Toronto bitter after Raptors end season with blowout loss to Cavs
Well, that was fast. The Raptors officially ended their most-recent quest for an NBA championship last night with a 128-93 loss against the Cavs in Cleveland.
It wasn't pretty, but it was merciful in the sense that Torontonians never really had the chance to get their hopes up, I guess.
Fans weren't overly optimistic going into Game 4 of the Eastern Conference semifinal — not after watching Toronto inexplicably lose the first three games of the series.
LeBron James, who earned the nickname "LeBronto" for our city by eviscerating the Raps in Game 2, has time and time again proven impossible to beat.
The Raptors, on the other hand, are known for choking in the playoffs, especially when LeBron (who I think might be part robot or a low-key Monstar) is involved.
Not even some of the best Raptors we've ever seen in regular season play can take down the mighty LeBrontosaurus, it seems, and Toronto is both sad and ticked.
How The NBA feels about the Toronto Raptors pic.twitter.com/TX40UwtsPk— L.O.W. (@LegendOfWinning) May 4, 2018
Some (okay, lots) are blaming the NBA's referees for setting the Raptors up to fail.
The #Raptors lost Game 1 by one point in OT and Game 3 by two points at the buzzer and the refs/calls favoured the Cavs in both games, so let’s not pretend these were blowouts. If you think otherwise, you’re just a worthless troll.— Patricia Cancilla 🏒 (@PatCancilla) May 6, 2018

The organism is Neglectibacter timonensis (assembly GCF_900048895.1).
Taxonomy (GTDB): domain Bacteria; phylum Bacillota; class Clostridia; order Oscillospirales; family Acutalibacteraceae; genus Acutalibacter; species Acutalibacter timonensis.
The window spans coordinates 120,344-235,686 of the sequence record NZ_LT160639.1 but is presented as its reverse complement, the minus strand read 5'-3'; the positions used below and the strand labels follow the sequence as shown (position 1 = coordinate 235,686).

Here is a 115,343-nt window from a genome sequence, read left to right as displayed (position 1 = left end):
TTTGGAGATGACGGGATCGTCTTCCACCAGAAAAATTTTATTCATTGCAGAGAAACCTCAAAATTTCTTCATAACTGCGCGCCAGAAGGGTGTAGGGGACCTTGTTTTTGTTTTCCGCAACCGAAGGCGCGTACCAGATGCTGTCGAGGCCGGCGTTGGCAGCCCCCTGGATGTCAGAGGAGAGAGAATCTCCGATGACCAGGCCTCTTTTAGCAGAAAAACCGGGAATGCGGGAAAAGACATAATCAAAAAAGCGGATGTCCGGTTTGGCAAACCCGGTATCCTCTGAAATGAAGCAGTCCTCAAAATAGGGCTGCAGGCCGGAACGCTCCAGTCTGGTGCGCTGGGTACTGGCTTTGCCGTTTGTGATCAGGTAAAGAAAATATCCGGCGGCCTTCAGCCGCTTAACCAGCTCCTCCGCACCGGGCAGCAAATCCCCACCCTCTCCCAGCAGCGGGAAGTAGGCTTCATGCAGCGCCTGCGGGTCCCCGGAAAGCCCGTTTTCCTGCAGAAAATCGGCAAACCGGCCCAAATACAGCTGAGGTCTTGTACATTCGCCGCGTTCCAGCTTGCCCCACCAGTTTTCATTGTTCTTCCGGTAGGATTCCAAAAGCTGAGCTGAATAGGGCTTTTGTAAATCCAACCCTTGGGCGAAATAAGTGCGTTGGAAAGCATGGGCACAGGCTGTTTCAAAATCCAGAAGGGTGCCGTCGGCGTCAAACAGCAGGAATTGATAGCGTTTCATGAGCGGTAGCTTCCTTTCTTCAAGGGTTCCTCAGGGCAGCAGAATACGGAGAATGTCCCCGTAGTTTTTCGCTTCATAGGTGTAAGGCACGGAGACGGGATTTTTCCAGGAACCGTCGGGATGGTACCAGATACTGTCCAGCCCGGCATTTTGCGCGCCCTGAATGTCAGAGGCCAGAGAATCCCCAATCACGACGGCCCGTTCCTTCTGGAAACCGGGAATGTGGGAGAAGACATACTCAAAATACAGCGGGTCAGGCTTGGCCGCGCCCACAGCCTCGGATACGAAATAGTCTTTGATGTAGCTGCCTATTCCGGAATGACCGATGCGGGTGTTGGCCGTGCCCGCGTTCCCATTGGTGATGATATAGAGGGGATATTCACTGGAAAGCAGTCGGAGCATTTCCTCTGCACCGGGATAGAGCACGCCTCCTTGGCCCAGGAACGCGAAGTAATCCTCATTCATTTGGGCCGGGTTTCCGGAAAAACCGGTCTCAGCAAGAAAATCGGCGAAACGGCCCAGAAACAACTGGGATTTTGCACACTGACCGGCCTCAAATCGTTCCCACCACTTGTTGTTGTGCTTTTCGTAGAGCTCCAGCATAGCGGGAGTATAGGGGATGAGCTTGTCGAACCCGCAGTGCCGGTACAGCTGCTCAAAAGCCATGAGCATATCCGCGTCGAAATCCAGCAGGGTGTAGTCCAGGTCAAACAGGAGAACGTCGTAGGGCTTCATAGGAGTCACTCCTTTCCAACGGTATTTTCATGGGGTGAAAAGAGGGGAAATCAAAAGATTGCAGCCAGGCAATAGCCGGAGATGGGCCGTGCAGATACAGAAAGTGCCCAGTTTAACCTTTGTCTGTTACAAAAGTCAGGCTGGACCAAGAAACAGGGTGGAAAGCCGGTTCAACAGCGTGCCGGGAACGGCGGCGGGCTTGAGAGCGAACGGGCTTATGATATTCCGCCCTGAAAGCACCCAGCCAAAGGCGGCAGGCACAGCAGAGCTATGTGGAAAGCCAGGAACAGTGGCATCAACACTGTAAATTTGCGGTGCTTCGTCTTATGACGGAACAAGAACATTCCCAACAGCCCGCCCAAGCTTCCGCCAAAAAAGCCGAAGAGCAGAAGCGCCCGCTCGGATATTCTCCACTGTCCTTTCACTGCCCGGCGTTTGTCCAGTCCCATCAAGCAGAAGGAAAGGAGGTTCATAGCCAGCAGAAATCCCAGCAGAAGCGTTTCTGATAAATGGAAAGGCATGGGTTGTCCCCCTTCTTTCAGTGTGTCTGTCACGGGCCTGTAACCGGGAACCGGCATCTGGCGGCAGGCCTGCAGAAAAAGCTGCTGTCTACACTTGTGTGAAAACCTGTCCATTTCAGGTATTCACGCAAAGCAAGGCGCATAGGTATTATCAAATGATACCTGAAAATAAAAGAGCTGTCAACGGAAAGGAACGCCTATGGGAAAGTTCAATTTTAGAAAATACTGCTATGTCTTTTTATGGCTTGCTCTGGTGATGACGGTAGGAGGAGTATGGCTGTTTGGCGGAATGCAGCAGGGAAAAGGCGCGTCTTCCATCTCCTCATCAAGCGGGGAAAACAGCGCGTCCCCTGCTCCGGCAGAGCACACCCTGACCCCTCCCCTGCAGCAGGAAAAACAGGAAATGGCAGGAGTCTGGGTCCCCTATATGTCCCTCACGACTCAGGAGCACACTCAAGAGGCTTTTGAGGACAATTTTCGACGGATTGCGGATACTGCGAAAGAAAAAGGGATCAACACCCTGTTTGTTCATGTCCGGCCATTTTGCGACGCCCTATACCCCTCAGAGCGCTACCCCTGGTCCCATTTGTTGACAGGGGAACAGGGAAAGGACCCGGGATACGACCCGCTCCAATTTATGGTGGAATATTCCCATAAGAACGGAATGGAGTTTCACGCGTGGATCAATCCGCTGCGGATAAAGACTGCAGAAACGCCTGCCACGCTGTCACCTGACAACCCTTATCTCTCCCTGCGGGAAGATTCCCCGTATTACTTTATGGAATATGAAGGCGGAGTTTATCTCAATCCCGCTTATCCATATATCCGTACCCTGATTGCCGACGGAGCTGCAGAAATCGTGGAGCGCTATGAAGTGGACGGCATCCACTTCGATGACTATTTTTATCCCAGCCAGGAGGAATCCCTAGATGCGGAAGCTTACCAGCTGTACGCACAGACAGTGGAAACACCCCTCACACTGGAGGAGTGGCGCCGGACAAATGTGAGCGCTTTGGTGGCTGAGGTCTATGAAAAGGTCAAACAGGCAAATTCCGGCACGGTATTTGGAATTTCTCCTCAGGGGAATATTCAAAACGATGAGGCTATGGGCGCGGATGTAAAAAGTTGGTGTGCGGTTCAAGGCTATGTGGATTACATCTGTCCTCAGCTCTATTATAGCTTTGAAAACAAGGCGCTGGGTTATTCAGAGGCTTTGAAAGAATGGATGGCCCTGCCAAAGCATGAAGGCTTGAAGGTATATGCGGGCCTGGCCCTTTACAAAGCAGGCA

This is far from the first time NBA refs have come under fire for appearing to have some sort of beef with Canada.
Others were simply sad about the way this season ended.
Heading into the playoffs, the Raptors were the top seeded team in the Eastern Conference.
Losing in a four-game sweep to the Cavs feels extra harsh when our team was on fire just weeks ago.
Adding insult to injury, last night's 35-point loss was the worst margin of defeat in an elimination game by a #1 seed against a lower seed in the history of the NBA.
Thanks for that gem, stats people.
Maybe next year is Toronto's year. Maybe LeBron will decide to retire.
Until then... uh, baseball?
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